Internal and External Realities

Sometimes the realities inside of us and the realities outside are not the same.

Probably the most salient example of such a situation is when you like another person but haven’t discussed “liking” with her/him. You know whether the other person returns your favor. It’s usually quite easy to see. However, depending on what kind of person you are, you’re likely filled with anxiety or confidence/excitement.

Say you know that the other person likes you, so you are mostly confident. But, every once in a while, anxiety sneaks in because you don’t actually know. You can’t know until you actually speak to the other person about the topic.

And that is where I think the case of internal and external realities comes in. Say that I like someone and he does not like me. I know that he does not like me, yet I still can’t control myself and keep myself from liking him and having hopes about our relationship. No matter how much logic I tell myself, hope still springs up that possibly he does like me.

How do I resolve this?

I think the only way to actually resolve it is to make the realities collide.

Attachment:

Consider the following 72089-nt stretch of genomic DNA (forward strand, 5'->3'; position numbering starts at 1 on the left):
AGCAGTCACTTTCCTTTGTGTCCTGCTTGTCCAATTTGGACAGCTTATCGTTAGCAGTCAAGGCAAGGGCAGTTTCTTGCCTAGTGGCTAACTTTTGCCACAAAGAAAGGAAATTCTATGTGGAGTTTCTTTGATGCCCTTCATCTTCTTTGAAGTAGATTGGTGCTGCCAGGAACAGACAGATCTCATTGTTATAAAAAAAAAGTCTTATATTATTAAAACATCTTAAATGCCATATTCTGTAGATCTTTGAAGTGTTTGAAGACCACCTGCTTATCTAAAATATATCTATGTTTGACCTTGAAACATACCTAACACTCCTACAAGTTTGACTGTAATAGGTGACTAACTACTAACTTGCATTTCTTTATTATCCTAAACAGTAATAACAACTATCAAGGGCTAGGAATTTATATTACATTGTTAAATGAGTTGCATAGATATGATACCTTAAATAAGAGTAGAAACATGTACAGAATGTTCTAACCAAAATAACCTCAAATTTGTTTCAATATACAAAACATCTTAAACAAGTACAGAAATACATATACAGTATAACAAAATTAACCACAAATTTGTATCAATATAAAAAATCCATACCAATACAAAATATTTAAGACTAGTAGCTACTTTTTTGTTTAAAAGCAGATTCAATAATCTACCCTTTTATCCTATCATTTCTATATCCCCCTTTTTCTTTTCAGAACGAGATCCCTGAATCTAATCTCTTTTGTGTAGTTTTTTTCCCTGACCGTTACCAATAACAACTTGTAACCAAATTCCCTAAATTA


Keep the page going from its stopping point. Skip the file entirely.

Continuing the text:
Sometimes, it is as easy as simply speaking aloud what you think–not to an audience but just to yourself. Hearing the words can bridge the gap and clarify the issue. However, that method has the possibility of being faulty as the only judgment involved is one’s personal judgment which is already biased on the issue. Self-reflection and honesty are really the only ways to discern whether one’s judgment is solid.

The surest way, though, is to collide the realities directly. In our last scenario, it would mean that, even though I know my love interest doesn’t like me, I tell him that I like him. Even though I know he will reject me, the knowledge of that fact isn’t part of my internal reality. I have to face the external reality head-on in order to influence my internal reality. It would be delusional to still have hope after his awkward silence and words of rejection.

External and internal realities are normal, but being healthy means not letting either one go without being checked by the other. It would be the same sort of dissonance to continue pursuing a goal that isn’t actually your own.


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